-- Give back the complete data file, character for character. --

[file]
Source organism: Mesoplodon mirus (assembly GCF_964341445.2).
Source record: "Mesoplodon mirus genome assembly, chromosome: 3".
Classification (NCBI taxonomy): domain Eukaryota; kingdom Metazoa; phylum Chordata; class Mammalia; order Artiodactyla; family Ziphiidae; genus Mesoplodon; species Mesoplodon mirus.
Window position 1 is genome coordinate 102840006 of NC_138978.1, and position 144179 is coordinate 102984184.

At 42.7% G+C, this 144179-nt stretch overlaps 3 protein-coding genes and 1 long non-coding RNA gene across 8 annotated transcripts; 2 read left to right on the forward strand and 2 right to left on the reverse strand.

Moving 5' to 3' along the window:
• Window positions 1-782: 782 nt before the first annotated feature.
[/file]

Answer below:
Source organism: Mesoplodon mirus (assembly GCF_964341445.2).
Source record: "Mesoplodon mirus genome assembly, chromosome: 3".
Classification (NCBI taxonomy): domain Eukaryota; kingdom Metazoa; phylum Chordata; class Mammalia; order Artiodactyla; family Ziphiidae; genus Mesoplodon; species Mesoplodon mirus.
Window position 1 is genome coordinate 102840006 of NC_138978.1, and position 144179 is coordinate 102984184.

At 42.7% G+C, this 144179-nt stretch overlaps 3 protein-coding genes and 1 long non-coding RNA gene across 8 annotated transcripts; 2 read left to right on the forward strand and 2 right to left on the reverse strand.

Moving 5' to 3' along the window:
• Window positions 1-782: 782 nt before the first annotated feature.